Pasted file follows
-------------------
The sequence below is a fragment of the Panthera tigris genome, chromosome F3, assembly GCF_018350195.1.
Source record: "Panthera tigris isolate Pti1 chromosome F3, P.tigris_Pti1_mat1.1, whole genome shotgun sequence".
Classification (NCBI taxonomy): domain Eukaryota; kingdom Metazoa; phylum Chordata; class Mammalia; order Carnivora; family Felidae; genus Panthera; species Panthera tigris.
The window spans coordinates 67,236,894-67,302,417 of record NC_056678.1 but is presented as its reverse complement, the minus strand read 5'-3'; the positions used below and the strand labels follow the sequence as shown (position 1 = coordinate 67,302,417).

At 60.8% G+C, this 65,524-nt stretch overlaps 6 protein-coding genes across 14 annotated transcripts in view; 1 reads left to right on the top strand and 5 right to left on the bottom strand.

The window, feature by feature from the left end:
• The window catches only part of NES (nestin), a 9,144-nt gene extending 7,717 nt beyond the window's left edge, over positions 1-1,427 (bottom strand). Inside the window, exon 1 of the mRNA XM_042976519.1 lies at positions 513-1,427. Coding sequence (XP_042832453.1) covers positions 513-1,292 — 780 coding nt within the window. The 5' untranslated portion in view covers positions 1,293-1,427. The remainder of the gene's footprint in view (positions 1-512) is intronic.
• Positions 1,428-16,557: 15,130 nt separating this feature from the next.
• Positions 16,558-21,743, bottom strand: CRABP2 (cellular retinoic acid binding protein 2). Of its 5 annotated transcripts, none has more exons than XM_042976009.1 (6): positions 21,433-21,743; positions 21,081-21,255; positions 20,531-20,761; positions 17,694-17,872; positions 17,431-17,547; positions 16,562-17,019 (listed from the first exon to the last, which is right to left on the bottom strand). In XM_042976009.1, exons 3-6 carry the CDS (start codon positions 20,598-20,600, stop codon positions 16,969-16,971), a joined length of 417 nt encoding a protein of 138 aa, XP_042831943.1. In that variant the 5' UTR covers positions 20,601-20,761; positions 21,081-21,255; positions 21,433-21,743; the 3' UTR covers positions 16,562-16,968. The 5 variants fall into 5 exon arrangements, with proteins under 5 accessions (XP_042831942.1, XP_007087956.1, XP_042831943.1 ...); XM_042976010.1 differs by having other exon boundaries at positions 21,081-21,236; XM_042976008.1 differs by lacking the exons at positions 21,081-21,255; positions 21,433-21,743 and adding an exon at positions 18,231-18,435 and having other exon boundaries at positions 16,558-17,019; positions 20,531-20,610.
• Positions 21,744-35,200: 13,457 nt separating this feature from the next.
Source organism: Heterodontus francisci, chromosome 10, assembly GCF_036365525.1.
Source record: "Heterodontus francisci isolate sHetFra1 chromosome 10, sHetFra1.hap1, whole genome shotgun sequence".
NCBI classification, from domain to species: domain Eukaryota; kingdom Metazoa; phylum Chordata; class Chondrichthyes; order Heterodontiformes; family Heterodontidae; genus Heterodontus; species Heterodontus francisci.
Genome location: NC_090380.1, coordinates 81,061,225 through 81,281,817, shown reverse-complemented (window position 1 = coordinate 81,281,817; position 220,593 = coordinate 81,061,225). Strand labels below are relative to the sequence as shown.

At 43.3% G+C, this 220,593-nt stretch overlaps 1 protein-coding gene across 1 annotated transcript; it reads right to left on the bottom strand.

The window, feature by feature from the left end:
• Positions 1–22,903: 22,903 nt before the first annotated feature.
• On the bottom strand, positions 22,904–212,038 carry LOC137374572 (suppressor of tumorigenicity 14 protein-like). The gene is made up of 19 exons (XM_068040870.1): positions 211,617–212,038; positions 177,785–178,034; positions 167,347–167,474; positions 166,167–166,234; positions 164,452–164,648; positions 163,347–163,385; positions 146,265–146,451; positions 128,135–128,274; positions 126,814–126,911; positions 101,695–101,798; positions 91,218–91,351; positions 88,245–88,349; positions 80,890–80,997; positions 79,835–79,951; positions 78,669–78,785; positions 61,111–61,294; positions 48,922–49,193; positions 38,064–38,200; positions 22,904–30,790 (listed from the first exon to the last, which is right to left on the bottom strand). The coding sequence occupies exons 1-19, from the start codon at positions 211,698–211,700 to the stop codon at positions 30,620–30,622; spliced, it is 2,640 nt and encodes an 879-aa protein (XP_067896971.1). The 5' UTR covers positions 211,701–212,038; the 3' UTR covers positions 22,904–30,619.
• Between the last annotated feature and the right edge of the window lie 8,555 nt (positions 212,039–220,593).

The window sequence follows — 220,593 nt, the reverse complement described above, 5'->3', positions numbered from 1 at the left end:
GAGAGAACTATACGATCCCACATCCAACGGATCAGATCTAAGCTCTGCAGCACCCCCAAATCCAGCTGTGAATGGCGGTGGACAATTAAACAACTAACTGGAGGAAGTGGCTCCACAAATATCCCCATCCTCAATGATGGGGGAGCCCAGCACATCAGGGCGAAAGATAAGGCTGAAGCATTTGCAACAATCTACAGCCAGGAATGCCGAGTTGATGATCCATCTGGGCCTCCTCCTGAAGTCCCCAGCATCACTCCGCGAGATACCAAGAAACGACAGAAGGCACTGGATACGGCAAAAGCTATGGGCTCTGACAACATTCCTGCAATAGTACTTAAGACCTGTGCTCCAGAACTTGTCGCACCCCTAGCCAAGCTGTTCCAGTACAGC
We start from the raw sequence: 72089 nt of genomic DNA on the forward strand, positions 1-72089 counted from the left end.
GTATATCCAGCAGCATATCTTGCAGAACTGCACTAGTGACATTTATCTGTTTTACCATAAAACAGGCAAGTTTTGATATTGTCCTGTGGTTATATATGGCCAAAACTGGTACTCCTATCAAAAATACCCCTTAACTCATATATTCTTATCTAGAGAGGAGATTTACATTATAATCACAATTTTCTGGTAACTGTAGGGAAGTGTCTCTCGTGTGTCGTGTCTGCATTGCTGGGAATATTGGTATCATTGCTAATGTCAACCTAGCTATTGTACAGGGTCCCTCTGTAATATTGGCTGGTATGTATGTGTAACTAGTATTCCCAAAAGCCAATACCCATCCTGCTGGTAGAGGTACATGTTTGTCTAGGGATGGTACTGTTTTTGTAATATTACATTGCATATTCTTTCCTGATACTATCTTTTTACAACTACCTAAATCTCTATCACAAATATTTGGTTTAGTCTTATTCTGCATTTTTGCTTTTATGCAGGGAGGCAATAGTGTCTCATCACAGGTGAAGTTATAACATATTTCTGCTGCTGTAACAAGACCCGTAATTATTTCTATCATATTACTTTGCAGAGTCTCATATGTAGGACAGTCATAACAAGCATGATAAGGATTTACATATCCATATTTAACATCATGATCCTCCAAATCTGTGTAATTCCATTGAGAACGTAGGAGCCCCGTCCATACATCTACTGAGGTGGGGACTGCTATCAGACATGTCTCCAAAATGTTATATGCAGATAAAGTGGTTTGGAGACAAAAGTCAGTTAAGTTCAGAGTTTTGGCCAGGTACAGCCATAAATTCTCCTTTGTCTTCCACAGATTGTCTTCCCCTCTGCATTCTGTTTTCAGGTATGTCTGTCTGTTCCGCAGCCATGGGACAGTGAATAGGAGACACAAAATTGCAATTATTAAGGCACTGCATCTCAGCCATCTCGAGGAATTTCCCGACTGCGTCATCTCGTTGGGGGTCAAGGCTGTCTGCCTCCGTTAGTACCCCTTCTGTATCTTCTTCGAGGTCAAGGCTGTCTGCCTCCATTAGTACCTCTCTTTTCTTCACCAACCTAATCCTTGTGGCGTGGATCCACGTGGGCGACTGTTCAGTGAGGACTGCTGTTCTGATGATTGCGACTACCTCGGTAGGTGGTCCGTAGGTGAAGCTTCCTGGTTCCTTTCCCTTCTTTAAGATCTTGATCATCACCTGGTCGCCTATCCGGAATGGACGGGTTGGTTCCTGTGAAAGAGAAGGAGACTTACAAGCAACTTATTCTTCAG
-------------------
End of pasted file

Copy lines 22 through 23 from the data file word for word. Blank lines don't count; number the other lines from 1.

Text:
We start from the raw sequence: 72089 nt of genomic DNA on the forward strand, positions 1-72089 counted from the left end.
GTATATCCAGCAGCATATCTTGCAGAACTGCACTAGTGACATTTATCTGTTTTACCATAAAACAGGCAAGTTTTGATATTGTCCTGTGGTTATATATGGCCAAAACTGGTACTCCTATCAAAAATACCCCTTAACTCATATATTCTTATCTAGAGAGGAGATTTACATTATAATCACAATTTTCTGGTAACTGTAGGGAAGTGTCTCTCGTGTGTCGTGTCTGCATTGCTGGGAATATTGGTATCATTGCTAATGTCAACCTAGCTATTGTACAGGGTCCCTCTGTAATATTGGCTGGTATGTATGTGTAACTAGTATTCCCAAAAGCCAATACCCATCCTGCTGGTAGAGGTACATGTTTGTCTAGGGATGGTACTGTTTTTGTAATATTACATTGCATATTCTTTCCTGATACTATCTTTTTACAACTACCTAAATCTCTATCACAAATATTTGGTTTAGTCTTATTCTGCATTTTTGCTTTTATGCAGGGAGGCAATAGTGTCTCATCACAGGTGAAGTTATAACATATTTCTGCTGCTGTAACAAGACCCGTAATTATTTCTATCATATTACTTTGCAGAGTCTCATATGTAGGACAGTCATAACAAGCATGATAAGGATTTACATATCCATATTTAACATCATGATCCTCCAAATCTGTGTAATTCCATTGAGAACGTAGGAGCCCCGTCCATACATCTACTGAGGTGGGGACTGCTATCAGACATGTCTCCAAAATGTTATATGCAGATAAAGTGGTTTGGAGACAAAAGTCAGTTAAGTTCAGAGTTTTGGCCAGGTACAGCCATAAATTCTCCTTTGTCTTCCACAGATTGTCTTCCCCTCTGCATTCTGTTTTCAGGTATGTCTGTCTGTTCCGCAGCCATGGGACAGTGAATAGGAGACACAAAATTGCAATTATTAAGGCACTGCATCTCAGCCATCTCGAGGAATTTCCCGACTGCGTCATCTCGTTGGGGGTCAAGGCTGTCTGCCTCCGTTAGTACCCCTTCTGTATCTTCTTCGAGGTCAAGGCTGTCTGCCTCCATTAGTACCTCTCTTTTCTTCACCAACCTAATCCTTGTGGCGTGGATCCACGTGGGCGACTGTTCAGTGAGGACTGCTGTTCTGATGATTGCGACTACCTCGGTAGGTGGTCCGTAGGTGAAGCTTCCTGGTTCCTTTCCCTTCTTTAAGATCTTGATCATCACCTGGTCGCCTATCCGGAATGGACGGGTTGGTTCCTGTGAAAGAGAAGGAGACTTACAAGCAACTTATTCTTCAG